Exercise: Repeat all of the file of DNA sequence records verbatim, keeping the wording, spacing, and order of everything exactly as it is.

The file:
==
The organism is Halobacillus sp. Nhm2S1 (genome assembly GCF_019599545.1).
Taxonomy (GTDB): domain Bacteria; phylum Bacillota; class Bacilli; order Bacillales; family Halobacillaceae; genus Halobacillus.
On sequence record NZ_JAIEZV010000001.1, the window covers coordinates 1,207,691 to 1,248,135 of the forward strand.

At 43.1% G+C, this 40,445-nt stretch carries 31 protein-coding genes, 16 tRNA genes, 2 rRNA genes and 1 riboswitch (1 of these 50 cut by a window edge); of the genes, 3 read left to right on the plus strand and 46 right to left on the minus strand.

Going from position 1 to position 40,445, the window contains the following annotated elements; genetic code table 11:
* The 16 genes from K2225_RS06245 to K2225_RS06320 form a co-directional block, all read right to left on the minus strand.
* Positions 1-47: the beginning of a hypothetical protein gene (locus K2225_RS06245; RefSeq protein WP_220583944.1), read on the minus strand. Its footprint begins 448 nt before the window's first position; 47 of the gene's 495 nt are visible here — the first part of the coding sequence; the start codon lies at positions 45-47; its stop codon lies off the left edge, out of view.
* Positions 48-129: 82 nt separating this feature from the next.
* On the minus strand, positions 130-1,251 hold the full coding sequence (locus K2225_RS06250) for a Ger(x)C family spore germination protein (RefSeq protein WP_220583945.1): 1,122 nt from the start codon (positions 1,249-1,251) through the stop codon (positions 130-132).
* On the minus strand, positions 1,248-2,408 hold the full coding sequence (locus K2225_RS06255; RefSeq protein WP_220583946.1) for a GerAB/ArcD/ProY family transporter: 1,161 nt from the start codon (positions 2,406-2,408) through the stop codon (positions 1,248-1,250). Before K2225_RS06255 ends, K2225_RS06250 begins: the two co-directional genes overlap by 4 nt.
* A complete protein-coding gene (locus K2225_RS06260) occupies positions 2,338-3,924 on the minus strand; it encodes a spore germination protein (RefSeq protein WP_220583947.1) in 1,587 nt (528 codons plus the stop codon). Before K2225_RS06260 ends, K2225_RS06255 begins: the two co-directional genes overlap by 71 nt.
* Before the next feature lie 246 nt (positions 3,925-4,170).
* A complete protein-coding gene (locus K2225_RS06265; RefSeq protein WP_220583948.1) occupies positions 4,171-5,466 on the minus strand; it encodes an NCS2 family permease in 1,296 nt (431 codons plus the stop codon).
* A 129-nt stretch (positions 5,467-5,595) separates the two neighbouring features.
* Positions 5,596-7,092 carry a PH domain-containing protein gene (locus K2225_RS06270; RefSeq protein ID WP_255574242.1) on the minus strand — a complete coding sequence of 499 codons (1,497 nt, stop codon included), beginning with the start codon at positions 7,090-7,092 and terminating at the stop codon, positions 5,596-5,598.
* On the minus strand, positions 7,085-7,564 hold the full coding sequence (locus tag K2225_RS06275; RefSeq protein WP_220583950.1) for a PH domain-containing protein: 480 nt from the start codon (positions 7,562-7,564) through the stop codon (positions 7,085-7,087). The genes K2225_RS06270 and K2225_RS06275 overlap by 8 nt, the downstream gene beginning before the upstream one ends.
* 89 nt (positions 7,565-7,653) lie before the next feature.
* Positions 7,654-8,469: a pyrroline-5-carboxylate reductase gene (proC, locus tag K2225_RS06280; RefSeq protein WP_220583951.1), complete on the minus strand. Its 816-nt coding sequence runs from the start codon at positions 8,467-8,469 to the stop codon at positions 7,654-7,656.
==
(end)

The organism is Halobacillus sp. Nhm2S1 (genome assembly GCF_019599545.1).
Taxonomy (GTDB): domain Bacteria; phylum Bacillota; class Bacilli; order Bacillales; family Halobacillaceae; genus Halobacillus.
On sequence record NZ_JAIEZV010000001.1, the window covers coordinates 1,207,691 to 1,248,135 of the forward strand.

At 43.1% G+C, this 40,445-nt stretch carries 31 protein-coding genes, 16 tRNA genes, 2 rRNA genes and 1 riboswitch (1 of these 50 cut by a window edge); of the genes, 3 read left to right on the plus strand and 46 right to left on the minus strand.

Going from position 1 to position 40,445, the window contains the following annotated elements; genetic code table 11:
* The 16 genes from K2225_RS06245 to K2225_RS06320 form a co-directional block, all read right to left on the minus strand.
* Positions 1-47: the beginning of a hypothetical protein gene (locus K2225_RS06245; RefSeq protein WP_220583944.1), read on the minus strand. Its footprint begins 448 nt before the window's first position; 47 of the gene's 495 nt are visible here — the first part of the coding sequence; the start codon lies at positions 45-47; its stop codon lies off the left edge, out of view.
* Positions 48-129: 82 nt separating this feature from the next.
* On the minus strand, positions 130-1,251 hold the full coding sequence (locus K2225_RS06250) for a Ger(x)C family spore germination protein (RefSeq protein WP_220583945.1): 1,122 nt from the start codon (positions 1,249-1,251) through the stop codon (positions 130-132).
* On the minus strand, positions 1,248-2,408 hold the full coding sequence (locus K2225_RS06255; RefSeq protein WP_220583946.1) for a GerAB/ArcD/ProY family transporter: 1,161 nt from the start codon (positions 2,406-2,408) through the stop codon (positions 1,248-1,250). Before K2225_RS06255 ends, K2225_RS06250 begins: the two co-directional genes overlap by 4 nt.
* A complete protein-coding gene (locus K2225_RS06260) occupies positions 2,338-3,924 on the minus strand; it encodes a spore germination protein (RefSeq protein WP_220583947.1) in 1,587 nt (528 codons plus the stop codon). Before K2225_RS06260 ends, K2225_RS06255 begins: the two co-directional genes overlap by 71 nt.
* Before the next feature lie 246 nt (positions 3,925-4,170).
* A complete protein-coding gene (locus K2225_RS06265; RefSeq protein WP_220583948.1) occupies positions 4,171-5,466 on the minus strand; it encodes an NCS2 family permease in 1,296 nt (431 codons plus the stop codon).
* A 129-nt stretch (positions 5,467-5,595) separates the two neighbouring features.
* Positions 5,596-7,092 carry a PH domain-containing protein gene (locus K2225_RS06270; RefSeq protein ID WP_255574242.1) on the minus strand — a complete coding sequence of 499 codons (1,497 nt, stop codon included), beginning with the start codon at positions 7,090-7,092 and terminating at the stop codon, positions 5,596-5,598.
* On the minus strand, positions 7,085-7,564 hold the full coding sequence (locus tag K2225_RS06275; RefSeq protein WP_220583950.1) for a PH domain-containing protein: 480 nt from the start codon (positions 7,562-7,564) through the stop codon (positions 7,085-7,087). The genes K2225_RS06270 and K2225_RS06275 overlap by 8 nt, the downstream gene beginning before the upstream one ends.
* 89 nt (positions 7,565-7,653) lie before the next feature.
* Positions 7,654-8,469: a pyrroline-5-carboxylate reductase gene (proC, locus tag K2225_RS06280; RefSeq protein WP_220583951.1), complete on the minus strand. Its 816-nt coding sequence runs from the start codon at positions 8,467-8,469 to the stop codon at positions 7,654-7,656.